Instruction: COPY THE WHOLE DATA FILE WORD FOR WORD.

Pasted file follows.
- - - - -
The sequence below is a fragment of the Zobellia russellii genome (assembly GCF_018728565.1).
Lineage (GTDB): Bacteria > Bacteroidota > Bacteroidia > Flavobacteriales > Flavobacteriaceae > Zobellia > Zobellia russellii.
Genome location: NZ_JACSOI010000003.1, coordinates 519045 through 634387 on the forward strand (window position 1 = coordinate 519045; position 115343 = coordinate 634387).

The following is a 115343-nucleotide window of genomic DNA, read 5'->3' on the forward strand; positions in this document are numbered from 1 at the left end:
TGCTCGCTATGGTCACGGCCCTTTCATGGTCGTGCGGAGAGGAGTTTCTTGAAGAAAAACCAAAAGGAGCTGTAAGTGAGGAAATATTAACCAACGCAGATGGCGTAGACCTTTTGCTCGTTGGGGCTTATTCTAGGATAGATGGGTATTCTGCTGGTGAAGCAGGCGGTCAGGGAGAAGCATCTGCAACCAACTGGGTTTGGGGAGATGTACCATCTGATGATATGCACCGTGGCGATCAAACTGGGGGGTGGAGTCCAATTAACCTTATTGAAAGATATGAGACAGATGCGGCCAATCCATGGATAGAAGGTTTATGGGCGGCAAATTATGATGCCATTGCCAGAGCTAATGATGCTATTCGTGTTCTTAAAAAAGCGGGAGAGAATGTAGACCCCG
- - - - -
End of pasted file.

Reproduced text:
The sequence below is a fragment of the Zobellia russellii genome (assembly GCF_018728565.1).
Lineage (GTDB): Bacteria > Bacteroidota > Bacteroidia > Flavobacteriales > Flavobacteriaceae > Zobellia > Zobellia russellii.
Genome location: NZ_JACSOI010000003.1, coordinates 519045 through 634387 on the forward strand (window position 1 = coordinate 519045; position 115343 = coordinate 634387).

The following is a 115343-nucleotide window of genomic DNA, read 5'->3' on the forward strand; positions in this document are numbered from 1 at the left end:
TGCTCGCTATGGTCACGGCCCTTTCATGGTCGTGCGGAGAGGAGTTTCTTGAAGAAAAACCAAAAGGAGCTGTAAGTGAGGAAATATTAACCAACGCAGATGGCGTAGACCTTTTGCTCGTTGGGGCTTATTCTAGGATAGATGGGTATTCTGCTGGTGAAGCAGGCGGTCAGGGAGAAGCATCTGCAACCAACTGGGTTTGGGGAGATGTACCATCTGATGATATGCACCGTGGCGATCAAACTGGGGGGTGGAGTCCAATTAACCTTATTGAAAGATATGAGACAGATGCGGCCAATCCATGGATAGAAGGTTTATGGGCGGCAAATTATGATGCCATTGCCAGAGCTAATGATGCTATTCGTGTTCTTAAAAAAGCGGGAGAGAATGTAGACCCCG